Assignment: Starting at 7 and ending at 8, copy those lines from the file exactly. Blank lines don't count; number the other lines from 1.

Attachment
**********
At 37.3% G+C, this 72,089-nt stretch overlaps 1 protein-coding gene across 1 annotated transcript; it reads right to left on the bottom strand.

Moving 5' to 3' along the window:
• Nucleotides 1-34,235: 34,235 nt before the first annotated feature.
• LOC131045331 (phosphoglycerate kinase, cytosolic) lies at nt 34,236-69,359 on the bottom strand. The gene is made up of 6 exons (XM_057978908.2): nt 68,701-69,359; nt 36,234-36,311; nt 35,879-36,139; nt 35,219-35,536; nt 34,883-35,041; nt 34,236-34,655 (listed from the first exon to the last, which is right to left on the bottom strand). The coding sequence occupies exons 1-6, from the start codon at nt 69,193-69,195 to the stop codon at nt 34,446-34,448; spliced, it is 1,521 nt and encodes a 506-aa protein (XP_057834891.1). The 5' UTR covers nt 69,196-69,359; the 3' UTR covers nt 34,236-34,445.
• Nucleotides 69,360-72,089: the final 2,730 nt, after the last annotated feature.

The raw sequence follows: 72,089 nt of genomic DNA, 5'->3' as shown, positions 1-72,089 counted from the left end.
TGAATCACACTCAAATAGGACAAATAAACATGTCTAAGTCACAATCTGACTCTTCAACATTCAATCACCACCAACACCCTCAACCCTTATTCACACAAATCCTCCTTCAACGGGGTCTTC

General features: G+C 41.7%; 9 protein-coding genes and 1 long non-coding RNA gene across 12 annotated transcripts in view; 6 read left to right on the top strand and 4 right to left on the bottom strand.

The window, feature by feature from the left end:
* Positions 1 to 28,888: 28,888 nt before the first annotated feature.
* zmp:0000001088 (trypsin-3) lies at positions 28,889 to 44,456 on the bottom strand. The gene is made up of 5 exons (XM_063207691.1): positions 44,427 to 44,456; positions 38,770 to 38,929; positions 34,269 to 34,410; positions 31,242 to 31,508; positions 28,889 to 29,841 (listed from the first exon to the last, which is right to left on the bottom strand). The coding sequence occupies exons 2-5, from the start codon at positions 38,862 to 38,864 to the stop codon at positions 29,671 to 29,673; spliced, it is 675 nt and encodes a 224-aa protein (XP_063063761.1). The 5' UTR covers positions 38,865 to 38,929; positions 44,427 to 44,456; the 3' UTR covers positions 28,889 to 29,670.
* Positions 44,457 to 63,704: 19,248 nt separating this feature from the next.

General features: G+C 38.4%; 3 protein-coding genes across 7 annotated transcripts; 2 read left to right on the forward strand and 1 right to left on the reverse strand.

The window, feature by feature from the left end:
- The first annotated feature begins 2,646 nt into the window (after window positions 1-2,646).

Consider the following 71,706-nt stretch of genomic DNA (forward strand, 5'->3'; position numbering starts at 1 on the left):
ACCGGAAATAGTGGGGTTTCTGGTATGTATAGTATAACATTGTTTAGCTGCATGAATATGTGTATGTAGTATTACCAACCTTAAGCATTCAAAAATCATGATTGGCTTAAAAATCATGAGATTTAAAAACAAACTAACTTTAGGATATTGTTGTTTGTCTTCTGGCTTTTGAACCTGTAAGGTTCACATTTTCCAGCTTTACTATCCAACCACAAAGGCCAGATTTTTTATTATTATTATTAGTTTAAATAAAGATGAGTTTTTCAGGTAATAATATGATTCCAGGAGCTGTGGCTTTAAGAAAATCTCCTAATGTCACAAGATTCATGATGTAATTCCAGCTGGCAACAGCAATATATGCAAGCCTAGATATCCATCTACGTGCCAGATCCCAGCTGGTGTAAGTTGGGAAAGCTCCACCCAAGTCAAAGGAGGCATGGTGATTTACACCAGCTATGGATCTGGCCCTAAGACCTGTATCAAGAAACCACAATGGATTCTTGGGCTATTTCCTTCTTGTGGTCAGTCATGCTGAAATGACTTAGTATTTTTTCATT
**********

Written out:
TGAATCACACTCAAATAGGACAAATAAACATGTCTAAGTCACAATCTGACTCTTCAACATTCAATCACCACCAACACCCTCAACCCTTATTCACACAAATCCTCCTTCAACGGGGTCTTC

General features: G+C 41.7%; 9 protein-coding genes and 1 long non-coding RNA gene across 12 annotated transcripts in view; 6 read left to right on the top strand and 4 right to left on the bottom strand.